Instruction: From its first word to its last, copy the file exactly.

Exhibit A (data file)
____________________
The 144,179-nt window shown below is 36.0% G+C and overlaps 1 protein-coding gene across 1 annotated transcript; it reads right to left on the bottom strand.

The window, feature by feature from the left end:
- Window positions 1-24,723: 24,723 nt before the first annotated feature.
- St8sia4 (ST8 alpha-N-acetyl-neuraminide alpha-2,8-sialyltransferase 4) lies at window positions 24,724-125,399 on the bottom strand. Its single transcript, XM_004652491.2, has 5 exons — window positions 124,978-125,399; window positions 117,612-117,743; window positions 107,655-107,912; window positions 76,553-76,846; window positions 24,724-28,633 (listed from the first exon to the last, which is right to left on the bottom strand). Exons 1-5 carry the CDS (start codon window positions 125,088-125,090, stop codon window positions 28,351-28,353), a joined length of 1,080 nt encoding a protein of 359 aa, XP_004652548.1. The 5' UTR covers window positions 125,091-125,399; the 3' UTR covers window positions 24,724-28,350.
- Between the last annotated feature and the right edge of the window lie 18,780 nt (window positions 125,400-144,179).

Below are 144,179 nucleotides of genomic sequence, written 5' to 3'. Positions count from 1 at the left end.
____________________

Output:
The 144,179-nt window shown below is 36.0% G+C and overlaps 1 protein-coding gene across 1 annotated transcript; it reads right to left on the bottom strand.

The window, feature by feature from the left end:
- Window positions 1-24,723: 24,723 nt before the first annotated feature.
- St8sia4 (ST8 alpha-N-acetyl-neuraminide alpha-2,8-sialyltransferase 4) lies at window positions 24,724-125,399 on the bottom strand. Its single transcript, XM_004652491.2, has 5 exons — window positions 124,978-125,399; window positions 117,612-117,743; window positions 107,655-107,912; window positions 76,553-76,846; window positions 24,724-28,633 (listed from the first exon to the last, which is right to left on the bottom strand). Exons 1-5 carry the CDS (start codon window positions 125,088-125,090, stop codon window positions 28,351-28,353), a joined length of 1,080 nt encoding a protein of 359 aa, XP_004652548.1. The 5' UTR covers window positions 125,091-125,399; the 3' UTR covers window positions 24,724-28,350.
- Between the last annotated feature and the right edge of the window lie 18,780 nt (window positions 125,400-144,179).

Below are 144,179 nucleotides of genomic sequence, written 5' to 3'. Positions count from 1 at the left end.